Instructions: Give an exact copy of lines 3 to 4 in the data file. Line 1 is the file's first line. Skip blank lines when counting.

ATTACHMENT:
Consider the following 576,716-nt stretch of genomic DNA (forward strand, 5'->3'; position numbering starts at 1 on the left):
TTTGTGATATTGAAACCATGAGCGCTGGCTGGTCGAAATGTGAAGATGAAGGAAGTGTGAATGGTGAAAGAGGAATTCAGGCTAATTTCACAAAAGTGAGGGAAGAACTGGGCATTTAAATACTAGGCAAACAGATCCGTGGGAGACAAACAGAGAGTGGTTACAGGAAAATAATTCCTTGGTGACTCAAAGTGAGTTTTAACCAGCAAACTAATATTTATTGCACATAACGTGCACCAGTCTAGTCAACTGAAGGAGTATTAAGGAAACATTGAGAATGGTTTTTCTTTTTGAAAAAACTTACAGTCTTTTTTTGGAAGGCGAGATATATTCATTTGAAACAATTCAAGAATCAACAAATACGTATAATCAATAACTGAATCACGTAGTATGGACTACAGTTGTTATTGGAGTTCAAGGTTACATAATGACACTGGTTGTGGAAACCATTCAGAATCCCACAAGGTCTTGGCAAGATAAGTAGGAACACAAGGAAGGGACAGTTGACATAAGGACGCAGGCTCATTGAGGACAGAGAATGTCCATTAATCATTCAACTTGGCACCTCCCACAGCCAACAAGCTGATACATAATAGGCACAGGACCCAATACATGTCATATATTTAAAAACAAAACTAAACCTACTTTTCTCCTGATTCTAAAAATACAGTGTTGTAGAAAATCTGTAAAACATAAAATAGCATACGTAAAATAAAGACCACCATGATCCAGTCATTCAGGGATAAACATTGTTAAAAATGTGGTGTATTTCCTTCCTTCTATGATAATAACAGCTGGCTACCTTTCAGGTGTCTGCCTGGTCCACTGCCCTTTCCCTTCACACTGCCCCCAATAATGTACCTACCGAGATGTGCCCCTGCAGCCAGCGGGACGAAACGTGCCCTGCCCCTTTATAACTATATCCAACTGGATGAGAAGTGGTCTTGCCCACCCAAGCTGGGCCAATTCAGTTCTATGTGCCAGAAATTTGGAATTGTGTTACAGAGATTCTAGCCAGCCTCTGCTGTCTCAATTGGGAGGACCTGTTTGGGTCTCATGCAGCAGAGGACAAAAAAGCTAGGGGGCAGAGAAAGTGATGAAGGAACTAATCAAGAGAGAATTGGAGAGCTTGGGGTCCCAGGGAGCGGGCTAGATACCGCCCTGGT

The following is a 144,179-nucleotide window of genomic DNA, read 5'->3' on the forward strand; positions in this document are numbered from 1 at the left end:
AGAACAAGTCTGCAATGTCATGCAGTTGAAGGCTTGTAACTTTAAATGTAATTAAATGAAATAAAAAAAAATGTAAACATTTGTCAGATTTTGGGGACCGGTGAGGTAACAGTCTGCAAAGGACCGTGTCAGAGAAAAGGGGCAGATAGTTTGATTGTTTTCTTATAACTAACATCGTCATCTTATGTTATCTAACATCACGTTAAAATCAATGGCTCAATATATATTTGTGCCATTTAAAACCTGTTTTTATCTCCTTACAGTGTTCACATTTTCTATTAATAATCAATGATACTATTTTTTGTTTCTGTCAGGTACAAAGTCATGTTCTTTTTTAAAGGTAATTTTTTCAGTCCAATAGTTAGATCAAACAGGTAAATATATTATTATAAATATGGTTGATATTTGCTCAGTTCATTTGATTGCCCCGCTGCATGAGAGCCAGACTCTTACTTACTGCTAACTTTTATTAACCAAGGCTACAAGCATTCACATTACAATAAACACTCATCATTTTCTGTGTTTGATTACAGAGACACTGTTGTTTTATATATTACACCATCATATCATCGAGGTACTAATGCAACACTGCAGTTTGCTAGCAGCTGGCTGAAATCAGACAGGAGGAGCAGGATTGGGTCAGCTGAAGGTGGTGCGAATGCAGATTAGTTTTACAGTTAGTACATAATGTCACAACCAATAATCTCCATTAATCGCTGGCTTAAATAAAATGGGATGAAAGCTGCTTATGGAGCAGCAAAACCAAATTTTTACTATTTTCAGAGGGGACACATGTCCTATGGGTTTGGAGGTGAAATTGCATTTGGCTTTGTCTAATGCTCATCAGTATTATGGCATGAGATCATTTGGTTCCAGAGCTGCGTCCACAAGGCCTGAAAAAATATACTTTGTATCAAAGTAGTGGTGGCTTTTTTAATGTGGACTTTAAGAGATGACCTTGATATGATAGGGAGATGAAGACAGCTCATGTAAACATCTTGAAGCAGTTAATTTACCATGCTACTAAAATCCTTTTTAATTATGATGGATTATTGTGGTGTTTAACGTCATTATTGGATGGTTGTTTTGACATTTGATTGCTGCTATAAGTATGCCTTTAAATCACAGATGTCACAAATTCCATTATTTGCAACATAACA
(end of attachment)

The following is a 144,179-nucleotide window of genomic DNA, read 5'->3' on the forward strand; positions in this document are numbered from 1 at the left end:
AGAACAAGTCTGCAATGTCATGCAGTTGAAGGCTTGTAACTTTAAATGTAATTAAATGAAATAAAAAAAAATGTAAACATTTGTCAGATTTTGGGGACCGGTGAGGTAACAGTCTGCAAAGGACCGTGTCAGAGAAAAGGGGCAGATAGTTTGATTGTTTTCTTATAACTAACATCGTCATCTTATGTTATCTAACATCACGTTAAAATCAATGGCTCAATATATATTTGTGCCATTTAAAACCTGTTTTTATCTCCTTACAGTGTTCACATTTTCTATTAATAATCAATGATACTATTTTTTGTTTCTGTCAGGTACAAAGTCATGTTCTTTTTTAAAGGTAATTTTTTCAGTCCAATAGTTAGATCAAACAGGTAAATATATTATTATAAATATGGTTGATATTTGCTCAGTTCATTTGATTGCCCCGCTGCATGAGAGCCAGACTCTTACTTACTGCTAACTTTTATTAACCAAGGCTACAAGCATTCACATTACAATAAACACTCATCATTTTCTGTGTTTGATTACAGAGACACTGTTGTTTTATATATTACACCATCATATCATCGAGGTACTAATGCAACACTGCAGTTTGCTAGCAGCTGGCTGAAATCAGACAGGAGGAGCAGGATTGGGTCAGCTGAAGGTGGTGCGAATGCAGATTAGTTTTACAGTTAGTACATAATGTCACAACCAATAATCTCCATTAATCGCTGGCTTAAATAAAATGGGATGAAAGCTGCTTATGGAGCAGCAAAACCAAATTTTTACTATTTTCAGAGGGGACACATGTCCTATGGGTTTGGAGGTGAAATTGCATTTGGCTTTGTCTAATGCTCATCAGTATTATGGCATGAGATCATTTGGTTCCAGAGCTGCGTCCACAAGGCCTGAAAAAATATACTTTGTATCAAAGTAGTGGTGGCTTTTTTAATGTGGACTTTAAGAGATGACCTTGATATGATAGGGAGATGAAGACAGCTCATGTAAACATCTTGAAGCAGTTAATTTACCATGCTACTAAAATCCTTTTTAATTATGATGGATTATTGTGGTGTTTAACGTCATTATTGGATGGTTGTTTTGACATTTGATTGCTGCTATAAGTATGCCTTTAAATCACAGATGTCACAAATTCCATTATTTGCAACATAACA